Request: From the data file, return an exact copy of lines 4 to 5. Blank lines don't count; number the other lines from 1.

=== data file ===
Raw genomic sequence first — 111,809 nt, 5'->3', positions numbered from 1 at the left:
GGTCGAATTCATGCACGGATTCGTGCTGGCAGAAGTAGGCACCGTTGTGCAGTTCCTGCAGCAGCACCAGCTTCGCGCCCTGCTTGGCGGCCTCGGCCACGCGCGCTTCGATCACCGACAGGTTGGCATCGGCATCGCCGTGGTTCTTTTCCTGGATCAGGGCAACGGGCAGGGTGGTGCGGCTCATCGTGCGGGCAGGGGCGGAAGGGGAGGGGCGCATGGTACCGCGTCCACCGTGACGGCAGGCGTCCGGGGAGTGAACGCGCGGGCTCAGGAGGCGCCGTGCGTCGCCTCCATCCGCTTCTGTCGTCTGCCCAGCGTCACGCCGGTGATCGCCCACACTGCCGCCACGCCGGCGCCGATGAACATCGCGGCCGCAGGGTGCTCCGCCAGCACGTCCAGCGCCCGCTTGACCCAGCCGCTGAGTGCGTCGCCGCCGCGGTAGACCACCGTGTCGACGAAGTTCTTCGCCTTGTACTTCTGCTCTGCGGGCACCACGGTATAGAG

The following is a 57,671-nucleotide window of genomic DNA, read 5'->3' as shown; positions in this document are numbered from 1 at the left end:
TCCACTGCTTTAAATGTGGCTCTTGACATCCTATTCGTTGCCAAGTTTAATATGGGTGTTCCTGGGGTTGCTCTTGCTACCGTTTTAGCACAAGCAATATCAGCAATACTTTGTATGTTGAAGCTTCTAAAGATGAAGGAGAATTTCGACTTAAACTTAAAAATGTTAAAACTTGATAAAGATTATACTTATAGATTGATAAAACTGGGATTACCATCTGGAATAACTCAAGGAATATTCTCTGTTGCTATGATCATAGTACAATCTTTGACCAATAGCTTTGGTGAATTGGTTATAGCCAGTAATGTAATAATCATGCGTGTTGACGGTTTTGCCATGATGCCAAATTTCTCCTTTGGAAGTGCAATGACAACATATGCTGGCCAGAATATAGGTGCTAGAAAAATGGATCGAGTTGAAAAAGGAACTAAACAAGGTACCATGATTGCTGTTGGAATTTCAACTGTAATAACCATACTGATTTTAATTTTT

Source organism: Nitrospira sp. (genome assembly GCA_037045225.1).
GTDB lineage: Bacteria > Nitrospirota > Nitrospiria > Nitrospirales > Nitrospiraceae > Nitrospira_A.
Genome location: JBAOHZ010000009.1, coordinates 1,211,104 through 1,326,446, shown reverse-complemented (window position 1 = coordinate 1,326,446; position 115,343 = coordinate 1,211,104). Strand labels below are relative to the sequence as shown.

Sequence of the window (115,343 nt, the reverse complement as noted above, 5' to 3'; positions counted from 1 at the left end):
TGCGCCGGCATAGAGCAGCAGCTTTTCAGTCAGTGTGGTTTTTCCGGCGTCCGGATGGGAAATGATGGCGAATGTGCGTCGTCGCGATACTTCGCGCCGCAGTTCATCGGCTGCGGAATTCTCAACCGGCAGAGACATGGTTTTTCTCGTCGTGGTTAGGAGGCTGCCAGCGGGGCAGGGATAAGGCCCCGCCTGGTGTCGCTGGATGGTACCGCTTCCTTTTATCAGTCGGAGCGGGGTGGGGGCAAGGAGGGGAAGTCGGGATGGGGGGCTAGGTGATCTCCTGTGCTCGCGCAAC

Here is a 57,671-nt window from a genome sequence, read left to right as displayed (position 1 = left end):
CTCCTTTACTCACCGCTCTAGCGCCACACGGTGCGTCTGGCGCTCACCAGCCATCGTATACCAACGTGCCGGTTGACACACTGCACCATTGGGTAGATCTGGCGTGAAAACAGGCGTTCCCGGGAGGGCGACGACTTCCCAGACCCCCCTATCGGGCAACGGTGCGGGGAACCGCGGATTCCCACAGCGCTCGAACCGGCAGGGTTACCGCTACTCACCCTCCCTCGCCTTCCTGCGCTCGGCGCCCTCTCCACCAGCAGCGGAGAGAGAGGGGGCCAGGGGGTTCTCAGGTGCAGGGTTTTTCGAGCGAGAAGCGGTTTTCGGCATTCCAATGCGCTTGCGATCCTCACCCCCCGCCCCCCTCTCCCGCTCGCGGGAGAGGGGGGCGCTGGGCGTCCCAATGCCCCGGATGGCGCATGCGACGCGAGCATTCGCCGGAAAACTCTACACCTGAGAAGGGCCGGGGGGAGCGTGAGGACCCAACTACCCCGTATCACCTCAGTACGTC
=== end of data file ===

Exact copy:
TCCACTGCTTTAAATGTGGCTCTTGACATCCTATTCGTTGCCAAGTTTAATATGGGTGTTCCTGGGGTTGCTCTTGCTACCGTTTTAGCACAAGCAATATCAGCAATACTTTGTATGTTGAAGCTTCTAAAGATGAAGGAGAATTTCGACTTAAACTTAAAAATGTTAAAACTTGATAAAGATTATACTTATAGATTGATAAAACTGGGATTACCATCTGGAATAACTCAAGGAATATTCTCTGTTGCTATGATCATAGTACAATCTTTGACCAATAGCTTTGGTGAATTGGTTATAGCCAGTAATGTAATAATCATGCGTGTTGACGGTTTTGCCATGATGCCAAATTTCTCCTTTGGAAGTGCAATGACAACATATGCTGGCCAGAATATAGGTGCTAGAAAAATGGATCGAGTTGAAAAAGGAACTAAACAAGGTACCATGATTGCTGTTGGAATTTCAACTGTAATAACCATACTGATTTTAATTTTT

Source organism: Nitrospira sp. (genome assembly GCA_037045225.1).